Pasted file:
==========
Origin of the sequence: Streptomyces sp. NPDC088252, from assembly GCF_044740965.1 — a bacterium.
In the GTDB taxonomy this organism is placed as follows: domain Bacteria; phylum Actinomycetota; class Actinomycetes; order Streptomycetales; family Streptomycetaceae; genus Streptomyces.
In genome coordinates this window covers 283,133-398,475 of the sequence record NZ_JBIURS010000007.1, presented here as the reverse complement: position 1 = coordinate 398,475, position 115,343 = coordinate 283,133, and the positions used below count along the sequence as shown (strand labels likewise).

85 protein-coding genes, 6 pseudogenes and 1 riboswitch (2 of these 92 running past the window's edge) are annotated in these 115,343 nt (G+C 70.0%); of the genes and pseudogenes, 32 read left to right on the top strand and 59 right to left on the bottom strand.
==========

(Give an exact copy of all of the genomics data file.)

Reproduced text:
Origin of the sequence: Streptomyces sp. NPDC088252, from assembly GCF_044740965.1 — a bacterium.
In the GTDB taxonomy this organism is placed as follows: domain Bacteria; phylum Actinomycetota; class Actinomycetes; order Streptomycetales; family Streptomycetaceae; genus Streptomyces.
In genome coordinates this window covers 283,133-398,475 of the sequence record NZ_JBIURS010000007.1, presented here as the reverse complement: position 1 = coordinate 398,475, position 115,343 = coordinate 283,133, and the positions used below count along the sequence as shown (strand labels likewise).

85 protein-coding genes, 6 pseudogenes and 1 riboswitch (2 of these 92 running past the window's edge) are annotated in these 115,343 nt (G+C 70.0%); of the genes and pseudogenes, 32 read left to right on the top strand and 59 right to left on the bottom strand.